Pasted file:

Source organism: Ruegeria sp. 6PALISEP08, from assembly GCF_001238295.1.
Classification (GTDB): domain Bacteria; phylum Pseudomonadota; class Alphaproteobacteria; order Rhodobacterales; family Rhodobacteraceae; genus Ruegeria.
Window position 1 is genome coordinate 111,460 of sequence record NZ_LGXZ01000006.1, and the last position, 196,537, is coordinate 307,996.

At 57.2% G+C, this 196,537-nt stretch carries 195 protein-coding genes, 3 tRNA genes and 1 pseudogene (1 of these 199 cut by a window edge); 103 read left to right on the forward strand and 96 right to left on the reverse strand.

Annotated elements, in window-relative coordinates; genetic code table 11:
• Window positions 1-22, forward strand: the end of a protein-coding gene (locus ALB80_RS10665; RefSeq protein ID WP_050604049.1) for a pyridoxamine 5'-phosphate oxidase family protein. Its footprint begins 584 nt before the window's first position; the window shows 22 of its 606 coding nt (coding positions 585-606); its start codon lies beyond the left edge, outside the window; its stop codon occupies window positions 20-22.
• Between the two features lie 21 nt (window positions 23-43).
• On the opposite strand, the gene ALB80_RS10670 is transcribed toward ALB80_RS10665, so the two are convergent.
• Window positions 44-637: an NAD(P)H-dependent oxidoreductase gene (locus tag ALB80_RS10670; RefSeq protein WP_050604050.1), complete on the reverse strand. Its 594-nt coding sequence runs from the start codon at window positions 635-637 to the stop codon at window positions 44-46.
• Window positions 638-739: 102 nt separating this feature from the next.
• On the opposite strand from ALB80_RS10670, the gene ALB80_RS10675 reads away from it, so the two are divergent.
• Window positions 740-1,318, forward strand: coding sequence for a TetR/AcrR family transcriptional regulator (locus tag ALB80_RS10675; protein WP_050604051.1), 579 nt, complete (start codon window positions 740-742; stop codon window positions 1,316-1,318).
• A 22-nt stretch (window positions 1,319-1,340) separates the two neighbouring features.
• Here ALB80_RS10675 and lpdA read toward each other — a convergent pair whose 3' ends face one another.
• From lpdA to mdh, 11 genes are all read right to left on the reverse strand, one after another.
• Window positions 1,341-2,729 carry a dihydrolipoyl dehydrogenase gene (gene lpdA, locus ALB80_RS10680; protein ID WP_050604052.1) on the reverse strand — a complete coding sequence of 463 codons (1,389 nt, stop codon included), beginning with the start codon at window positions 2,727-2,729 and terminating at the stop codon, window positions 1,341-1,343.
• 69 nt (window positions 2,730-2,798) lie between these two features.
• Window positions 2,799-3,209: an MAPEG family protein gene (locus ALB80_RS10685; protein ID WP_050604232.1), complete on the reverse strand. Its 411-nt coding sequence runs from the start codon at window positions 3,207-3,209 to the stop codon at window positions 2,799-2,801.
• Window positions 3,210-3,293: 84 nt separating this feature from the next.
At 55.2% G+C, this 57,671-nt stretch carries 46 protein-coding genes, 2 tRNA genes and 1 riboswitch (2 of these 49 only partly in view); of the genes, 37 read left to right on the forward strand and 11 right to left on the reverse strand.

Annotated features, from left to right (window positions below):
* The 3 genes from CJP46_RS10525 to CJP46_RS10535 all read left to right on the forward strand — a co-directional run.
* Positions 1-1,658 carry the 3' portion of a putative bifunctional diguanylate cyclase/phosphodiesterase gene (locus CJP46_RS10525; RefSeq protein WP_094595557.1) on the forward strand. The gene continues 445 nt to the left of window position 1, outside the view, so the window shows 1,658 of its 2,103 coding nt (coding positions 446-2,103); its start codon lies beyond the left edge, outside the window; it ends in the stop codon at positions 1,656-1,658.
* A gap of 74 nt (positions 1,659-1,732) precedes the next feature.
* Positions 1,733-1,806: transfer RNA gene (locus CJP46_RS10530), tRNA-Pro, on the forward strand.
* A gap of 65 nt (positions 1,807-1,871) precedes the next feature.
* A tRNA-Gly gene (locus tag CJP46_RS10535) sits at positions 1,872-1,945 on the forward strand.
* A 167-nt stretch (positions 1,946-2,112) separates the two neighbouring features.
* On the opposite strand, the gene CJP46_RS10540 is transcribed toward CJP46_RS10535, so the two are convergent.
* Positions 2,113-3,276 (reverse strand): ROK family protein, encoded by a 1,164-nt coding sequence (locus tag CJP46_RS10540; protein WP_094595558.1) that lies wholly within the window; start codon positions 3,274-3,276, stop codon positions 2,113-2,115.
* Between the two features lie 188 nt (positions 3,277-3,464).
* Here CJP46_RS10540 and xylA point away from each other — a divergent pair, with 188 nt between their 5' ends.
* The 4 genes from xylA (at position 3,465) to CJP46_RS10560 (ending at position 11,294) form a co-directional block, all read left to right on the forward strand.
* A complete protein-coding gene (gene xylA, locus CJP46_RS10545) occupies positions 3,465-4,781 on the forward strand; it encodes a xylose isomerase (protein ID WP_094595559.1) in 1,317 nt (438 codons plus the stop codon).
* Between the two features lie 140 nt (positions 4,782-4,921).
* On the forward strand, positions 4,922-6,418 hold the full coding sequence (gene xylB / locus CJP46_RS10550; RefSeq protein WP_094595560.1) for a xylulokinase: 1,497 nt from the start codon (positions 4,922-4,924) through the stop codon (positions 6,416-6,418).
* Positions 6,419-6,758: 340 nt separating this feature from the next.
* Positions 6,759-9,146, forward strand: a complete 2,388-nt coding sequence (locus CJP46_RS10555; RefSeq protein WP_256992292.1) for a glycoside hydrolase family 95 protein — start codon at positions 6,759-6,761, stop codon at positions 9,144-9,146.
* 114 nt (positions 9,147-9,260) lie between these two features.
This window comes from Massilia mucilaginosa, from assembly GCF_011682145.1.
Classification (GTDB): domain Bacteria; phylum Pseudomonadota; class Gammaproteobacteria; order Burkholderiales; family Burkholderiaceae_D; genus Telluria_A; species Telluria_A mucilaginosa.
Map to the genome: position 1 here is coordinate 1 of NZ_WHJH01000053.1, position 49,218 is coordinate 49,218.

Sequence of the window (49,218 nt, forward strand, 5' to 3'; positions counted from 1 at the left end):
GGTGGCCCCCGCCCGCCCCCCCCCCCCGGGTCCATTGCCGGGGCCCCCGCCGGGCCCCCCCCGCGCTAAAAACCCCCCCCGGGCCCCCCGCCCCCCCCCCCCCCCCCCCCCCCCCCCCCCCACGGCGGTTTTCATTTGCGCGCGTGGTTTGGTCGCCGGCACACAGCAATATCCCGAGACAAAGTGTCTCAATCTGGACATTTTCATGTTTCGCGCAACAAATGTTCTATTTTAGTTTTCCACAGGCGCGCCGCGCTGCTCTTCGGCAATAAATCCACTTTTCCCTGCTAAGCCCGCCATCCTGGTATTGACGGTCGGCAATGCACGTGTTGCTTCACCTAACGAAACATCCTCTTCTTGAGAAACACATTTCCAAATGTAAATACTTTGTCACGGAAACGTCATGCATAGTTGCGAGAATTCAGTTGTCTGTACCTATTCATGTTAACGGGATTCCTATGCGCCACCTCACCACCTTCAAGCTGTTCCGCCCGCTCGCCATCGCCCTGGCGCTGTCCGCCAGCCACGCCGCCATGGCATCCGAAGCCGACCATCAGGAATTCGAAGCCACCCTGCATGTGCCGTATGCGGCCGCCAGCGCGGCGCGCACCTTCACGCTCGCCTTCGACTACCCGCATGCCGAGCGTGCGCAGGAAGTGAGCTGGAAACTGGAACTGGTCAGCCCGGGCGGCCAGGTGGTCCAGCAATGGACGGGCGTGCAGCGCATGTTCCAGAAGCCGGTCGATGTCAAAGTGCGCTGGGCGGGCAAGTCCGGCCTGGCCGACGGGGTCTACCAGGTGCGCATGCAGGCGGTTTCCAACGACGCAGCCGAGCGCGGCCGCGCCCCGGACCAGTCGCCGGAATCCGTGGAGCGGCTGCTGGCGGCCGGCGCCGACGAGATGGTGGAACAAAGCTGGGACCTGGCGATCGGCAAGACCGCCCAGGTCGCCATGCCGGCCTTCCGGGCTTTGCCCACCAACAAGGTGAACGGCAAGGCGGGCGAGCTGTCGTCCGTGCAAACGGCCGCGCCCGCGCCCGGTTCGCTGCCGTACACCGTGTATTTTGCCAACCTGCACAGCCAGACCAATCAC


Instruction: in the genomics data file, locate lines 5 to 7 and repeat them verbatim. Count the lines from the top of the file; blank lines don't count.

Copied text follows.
Annotated elements, in window-relative coordinates; genetic code table 11:
• Window positions 1-22, forward strand: the end of a protein-coding gene (locus ALB80_RS10665; RefSeq protein ID WP_050604049.1) for a pyridoxamine 5'-phosphate oxidase family protein. Its footprint begins 584 nt before the window's first position; the window shows 22 of its 606 coding nt (coding positions 585-606); its start codon lies beyond the left edge, outside the window; its stop codon occupies window positions 20-22.
• Between the two features lie 21 nt (window positions 23-43).